Wall Street (1987) from Johnny Web (Uncle Scoopy; Greg Wroblewski)

Oliver Stone's moralistic and nearly legendary portrayal of Reagan-era greed.
The film has managed to endure and to seep into the cultural framework. It is now quoted freely by people who have never seen it.

And all this has happened in spite of the fact that, while it is a good movie, it is not a dazzling movie.


Suzen Murakoshi is seen frontally naked when she gets out of bed while Sheen works at his desk.

Daryl Hannah might be naked in a sex scene with Charlie Sheen, but it so dark that absolutely nothing is visible.

  • It's one of Stone's tamer, quieter and more conventional efforts, and is relatively free from the sensory overload that normally marks Stone's work.
  • It has a lame ending. After two hours of lurid build-up, pretty much everything in the denouement happens off-camera, and the characters just kinda briefly talk about what happened and what will happen.
  • And Daryl Hannah was pretty much clueless in the role of the sophisticated and pragmatic girlfriend who understood that love "ain't got nothin' to do wit' it", and was looking to mate with the man who would provide the greatest promise of material rewards. Stone mentions in the documentary that he considered, then rejected, then regretted rejecting, a decision to flip the roles of Daryl Hannah and Sean Young. This would have let Sean be the predator, which she could have done smoothly, and Stone could have rewritten the wife part a wee bit to allow some of the unadorned honesty and sweetness that Daryl projects so effortlessly.

I guess the film is remembered mostly because of the great writing and performing for the character of Gordon Gekko, the ultimate Wall Street Shark, and cynic with a capital C. Gekko is memorable not only because he is amoral and ruthless, but more so because he considers those his strong points.

Oliver Stone wrote some great words for Gekko to utter in his cavalier dismissive way, and Michael Douglas absolutely nailed the part to the point that when he gives his "greed is good" speech, you sit there thinking "you know, dammit, I hate this guy, but he's 100% right" - and that's exactly the way the stockholders would have reacted to the presentation he was giving them.

I think this may have been a miscalculation on Stone's part. I think Gekko was supposed to be larger-than-life evil, but he is not. He's surprisingly sympathetic because he's almost always right ...

... greed IS good, if I just reword it a bit. "Greed" is a term tainted by being one of the seven deadly sins. And "good" is not a term that applies universally to much of anything. Yeah, greed is good. Greed is also bad. Sometimes greed is neutral. Instead of "greed is good", let me phrase it as "ambition creates progress". The desire to make oneself more than what's handed out by society and authority is the single greatest force for progress in human history. And the universal presence of that desire is, I suppose, the primary reason that capitalism works for us and socialism doesn't.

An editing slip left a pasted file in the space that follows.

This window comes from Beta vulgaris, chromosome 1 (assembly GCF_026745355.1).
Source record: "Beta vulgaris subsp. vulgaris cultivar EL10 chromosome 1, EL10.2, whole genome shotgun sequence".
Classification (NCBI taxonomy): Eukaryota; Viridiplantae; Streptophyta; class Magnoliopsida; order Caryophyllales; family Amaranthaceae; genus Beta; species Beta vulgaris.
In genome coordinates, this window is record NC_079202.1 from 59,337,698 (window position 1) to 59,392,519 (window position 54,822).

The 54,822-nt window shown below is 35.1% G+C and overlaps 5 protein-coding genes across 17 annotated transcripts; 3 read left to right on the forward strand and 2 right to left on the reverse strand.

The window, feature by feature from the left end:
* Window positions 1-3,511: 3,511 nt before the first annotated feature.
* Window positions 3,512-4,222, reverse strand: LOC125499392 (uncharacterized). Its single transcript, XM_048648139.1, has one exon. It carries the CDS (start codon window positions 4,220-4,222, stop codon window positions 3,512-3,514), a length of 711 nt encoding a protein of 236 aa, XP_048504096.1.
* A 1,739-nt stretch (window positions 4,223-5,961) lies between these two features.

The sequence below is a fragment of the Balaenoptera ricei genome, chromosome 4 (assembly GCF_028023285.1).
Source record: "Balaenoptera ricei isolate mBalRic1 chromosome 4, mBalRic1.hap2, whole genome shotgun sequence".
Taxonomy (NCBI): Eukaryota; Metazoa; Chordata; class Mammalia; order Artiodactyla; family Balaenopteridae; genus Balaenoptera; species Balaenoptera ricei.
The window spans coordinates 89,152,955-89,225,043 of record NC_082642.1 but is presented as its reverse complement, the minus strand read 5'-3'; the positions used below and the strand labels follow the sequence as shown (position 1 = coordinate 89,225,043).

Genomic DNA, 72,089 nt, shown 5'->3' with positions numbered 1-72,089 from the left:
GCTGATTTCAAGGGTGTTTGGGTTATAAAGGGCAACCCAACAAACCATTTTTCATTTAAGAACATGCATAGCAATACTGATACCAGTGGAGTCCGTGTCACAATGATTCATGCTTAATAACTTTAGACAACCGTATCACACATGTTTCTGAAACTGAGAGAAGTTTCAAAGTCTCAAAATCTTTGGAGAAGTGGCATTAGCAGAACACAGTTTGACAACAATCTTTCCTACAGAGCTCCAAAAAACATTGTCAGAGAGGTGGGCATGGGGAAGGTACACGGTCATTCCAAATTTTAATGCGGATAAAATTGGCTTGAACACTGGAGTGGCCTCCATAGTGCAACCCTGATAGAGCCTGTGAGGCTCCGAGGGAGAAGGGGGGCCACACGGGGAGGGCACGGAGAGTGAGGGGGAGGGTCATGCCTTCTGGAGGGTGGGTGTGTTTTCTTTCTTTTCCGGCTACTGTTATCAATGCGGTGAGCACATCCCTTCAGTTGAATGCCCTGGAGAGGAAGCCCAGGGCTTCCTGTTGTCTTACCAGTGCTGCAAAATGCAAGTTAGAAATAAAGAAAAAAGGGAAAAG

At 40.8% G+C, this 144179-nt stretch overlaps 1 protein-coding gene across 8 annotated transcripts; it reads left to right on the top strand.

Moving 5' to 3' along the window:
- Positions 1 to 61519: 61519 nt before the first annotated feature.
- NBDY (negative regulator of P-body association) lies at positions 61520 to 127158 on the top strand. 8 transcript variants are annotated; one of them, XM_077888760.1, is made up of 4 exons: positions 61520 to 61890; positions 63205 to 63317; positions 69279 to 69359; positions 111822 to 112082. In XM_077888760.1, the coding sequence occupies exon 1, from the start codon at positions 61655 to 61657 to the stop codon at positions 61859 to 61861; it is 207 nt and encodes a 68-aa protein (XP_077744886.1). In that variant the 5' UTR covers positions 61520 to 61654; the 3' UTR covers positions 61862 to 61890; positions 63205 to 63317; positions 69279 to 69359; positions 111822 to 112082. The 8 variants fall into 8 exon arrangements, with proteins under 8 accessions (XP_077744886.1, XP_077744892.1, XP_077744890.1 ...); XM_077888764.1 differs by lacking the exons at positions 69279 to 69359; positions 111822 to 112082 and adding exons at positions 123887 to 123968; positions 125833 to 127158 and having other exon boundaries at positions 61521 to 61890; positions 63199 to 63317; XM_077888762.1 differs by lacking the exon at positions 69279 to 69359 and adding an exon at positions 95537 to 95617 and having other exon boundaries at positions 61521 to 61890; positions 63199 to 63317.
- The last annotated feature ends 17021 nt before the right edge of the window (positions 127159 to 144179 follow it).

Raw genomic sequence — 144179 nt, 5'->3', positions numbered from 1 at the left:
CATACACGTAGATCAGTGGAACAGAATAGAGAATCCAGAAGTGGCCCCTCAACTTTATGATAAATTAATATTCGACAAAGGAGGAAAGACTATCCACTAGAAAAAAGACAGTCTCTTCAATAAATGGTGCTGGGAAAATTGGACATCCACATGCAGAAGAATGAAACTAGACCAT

I remember how very surprised I was by the deeply ingrained socialist mentality when I lived in Norway. Everyone made the same salary because of the outrageous tax codes, and everyone in my company had the same size office, the same size desk. All very reasonable and rational, except that nobody had any motivation. Let's see. I can work 100 hours a week, so that 30 years from now I can have the same salary, the same office, and four times as much responsibility. Or I can work 30 hours a week, really enjoy my life, so that 30 years from now I have the same salary, the same office, and a joyful and full life relatively free of responsibility. Let's see, which shall I choose?

DVD info from Amazon.

1.85:1 widescreen anamorphic.

Full-length commentary

Documentary (and a really good one) on the making of the film, honest, pulling no punches. Odd to hear the participants criticize each other so honestly. Stone dumps on Sheen and Hannah. Martin Sheen and Douglas admire Stone, but also take some good shots at him.

Greed is good. They needed greed. They knew that, and they got it. Some time after I left, Norway abolished the 99% tax rate on upper income levels and adopted a US-style tax structure on both personal and corporate incomes.

Shaw said, "the reasonable man adapts himself to the world. The unreasonable one persists in trying to adapt the world to himself. Therefore, all progress depends on the unreasonable man"

Thomas Paine, Voltaire, John Rockefeller, Churchhill, Andrew Jackson. All unreasonable men. Some of them of a worse character than Gordon Gekko. All of them important architects of the world as we know it.

The Critics Vote

  • General consensus: Very few reviews online. Ebert gave it 3.5/4, Maltin 3/4. I guess that's the right ballpark.

The People Vote ...

  • With their votes ... IMDB summary: IMDb voters score it 7.0 out of 10.
  • With their dollars ... It took in $43 million at the box, and 420 million more in rentals. Has also been a solid success internationally.

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